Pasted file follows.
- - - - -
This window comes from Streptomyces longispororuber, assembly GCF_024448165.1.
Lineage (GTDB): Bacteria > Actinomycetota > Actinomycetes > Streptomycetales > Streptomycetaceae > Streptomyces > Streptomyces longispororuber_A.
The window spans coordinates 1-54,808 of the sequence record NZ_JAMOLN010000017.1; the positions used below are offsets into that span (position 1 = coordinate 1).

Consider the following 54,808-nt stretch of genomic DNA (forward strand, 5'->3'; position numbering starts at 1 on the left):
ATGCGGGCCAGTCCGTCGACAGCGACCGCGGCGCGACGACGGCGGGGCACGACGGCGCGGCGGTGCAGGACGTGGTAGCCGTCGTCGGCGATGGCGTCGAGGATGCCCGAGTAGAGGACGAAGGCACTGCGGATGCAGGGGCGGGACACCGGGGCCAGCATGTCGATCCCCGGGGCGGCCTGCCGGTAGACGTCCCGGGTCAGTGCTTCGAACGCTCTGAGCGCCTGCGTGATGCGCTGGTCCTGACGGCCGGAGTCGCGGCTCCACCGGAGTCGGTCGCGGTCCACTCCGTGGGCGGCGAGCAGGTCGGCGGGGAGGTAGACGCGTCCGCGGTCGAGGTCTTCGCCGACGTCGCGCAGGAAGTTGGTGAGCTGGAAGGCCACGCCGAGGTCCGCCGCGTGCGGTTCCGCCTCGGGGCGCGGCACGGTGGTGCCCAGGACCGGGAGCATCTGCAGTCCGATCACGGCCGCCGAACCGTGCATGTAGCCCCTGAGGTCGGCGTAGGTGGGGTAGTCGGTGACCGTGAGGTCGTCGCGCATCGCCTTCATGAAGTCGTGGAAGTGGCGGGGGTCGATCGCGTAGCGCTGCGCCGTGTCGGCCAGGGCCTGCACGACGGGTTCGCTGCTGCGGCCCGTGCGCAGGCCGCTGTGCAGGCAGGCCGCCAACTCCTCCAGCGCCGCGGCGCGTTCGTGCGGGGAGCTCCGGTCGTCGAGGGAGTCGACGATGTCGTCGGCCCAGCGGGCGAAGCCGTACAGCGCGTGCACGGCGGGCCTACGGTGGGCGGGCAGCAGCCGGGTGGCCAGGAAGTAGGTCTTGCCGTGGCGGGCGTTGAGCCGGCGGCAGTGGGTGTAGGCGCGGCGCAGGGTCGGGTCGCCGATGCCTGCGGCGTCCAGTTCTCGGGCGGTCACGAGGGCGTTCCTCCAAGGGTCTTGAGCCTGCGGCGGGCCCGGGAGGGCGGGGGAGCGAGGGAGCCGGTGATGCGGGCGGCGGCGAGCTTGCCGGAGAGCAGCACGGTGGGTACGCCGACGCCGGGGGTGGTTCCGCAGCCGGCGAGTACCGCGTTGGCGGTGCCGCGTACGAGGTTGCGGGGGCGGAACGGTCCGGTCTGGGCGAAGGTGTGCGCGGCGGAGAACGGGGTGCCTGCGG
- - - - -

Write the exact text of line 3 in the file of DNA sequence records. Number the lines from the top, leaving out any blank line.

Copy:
The window spans coordinates 1-54,808 of the sequence record NZ_JAMOLN010000017.1; the positions used below are offsets into that span (position 1 = coordinate 1).